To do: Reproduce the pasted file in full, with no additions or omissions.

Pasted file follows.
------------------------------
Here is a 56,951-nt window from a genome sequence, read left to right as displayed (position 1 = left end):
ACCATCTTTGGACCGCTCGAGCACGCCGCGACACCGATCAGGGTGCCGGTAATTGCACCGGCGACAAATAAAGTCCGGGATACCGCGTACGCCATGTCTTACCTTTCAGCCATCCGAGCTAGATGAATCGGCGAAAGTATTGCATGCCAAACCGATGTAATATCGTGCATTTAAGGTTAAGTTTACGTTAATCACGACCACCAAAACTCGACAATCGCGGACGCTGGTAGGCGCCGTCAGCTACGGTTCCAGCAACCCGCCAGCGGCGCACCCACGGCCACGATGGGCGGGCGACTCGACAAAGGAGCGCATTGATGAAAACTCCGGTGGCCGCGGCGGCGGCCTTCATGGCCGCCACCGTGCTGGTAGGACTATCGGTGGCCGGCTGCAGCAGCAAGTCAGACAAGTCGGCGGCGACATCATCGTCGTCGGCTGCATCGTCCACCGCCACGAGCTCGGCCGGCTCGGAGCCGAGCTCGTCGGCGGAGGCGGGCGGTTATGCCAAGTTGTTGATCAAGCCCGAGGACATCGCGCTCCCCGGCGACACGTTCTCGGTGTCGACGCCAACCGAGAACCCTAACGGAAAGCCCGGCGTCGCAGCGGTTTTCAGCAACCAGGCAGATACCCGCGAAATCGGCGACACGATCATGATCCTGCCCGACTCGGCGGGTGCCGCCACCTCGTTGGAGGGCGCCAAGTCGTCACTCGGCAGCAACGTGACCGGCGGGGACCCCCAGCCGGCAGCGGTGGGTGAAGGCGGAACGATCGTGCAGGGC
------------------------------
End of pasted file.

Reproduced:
Here is a 56,951-nt window from a genome sequence, read left to right as displayed (position 1 = left end):
ACCATCTTTGGACCGCTCGAGCACGCCGCGACACCGATCAGGGTGCCGGTAATTGCACCGGCGACAAATAAAGTCCGGGATACCGCGTACGCCATGTCTTACCTTTCAGCCATCCGAGCTAGATGAATCGGCGAAAGTATTGCATGCCAAACCGATGTAATATCGTGCATTTAAGGTTAAGTTTACGTTAATCACGACCACCAAAACTCGACAATCGCGGACGCTGGTAGGCGCCGTCAGCTACGGTTCCAGCAACCCGCCAGCGGCGCACCCACGGCCACGATGGGCGGGCGACTCGACAAAGGAGCGCATTGATGAAAACTCCGGTGGCCGCGGCGGCGGCCTTCATGGCCGCCACCGTGCTGGTAGGACTATCGGTGGCCGGCTGCAGCAGCAAGTCAGACAAGTCGGCGGCGACATCATCGTCGTCGGCTGCATCGTCCACCGCCACGAGCTCGGCCGGCTCGGAGCCGAGCTCGTCGGCGGAGGCGGGCGGTTATGCCAAGTTGTTGATCAAGCCCGAGGACATCGCGCTCCCCGGCGACACGTTCTCGGTGTCGACGCCAACCGAGAACCCTAACGGAAAGCCCGGCGTCGCAGCGGTTTTCAGCAACCAGGCAGATACCCGCGAAATCGGCGACACGATCATGATCCTGCCCGACTCGGCGGGTGCCGCCACCTCGTTGGAGGGCGCCAAGTCGTCACTCGGCAGCAACGTGACCGGCGGGGACCCCCAGCCGGCAGCGGTGGGTGAAGGCGGAACGATCGTGCAGGGC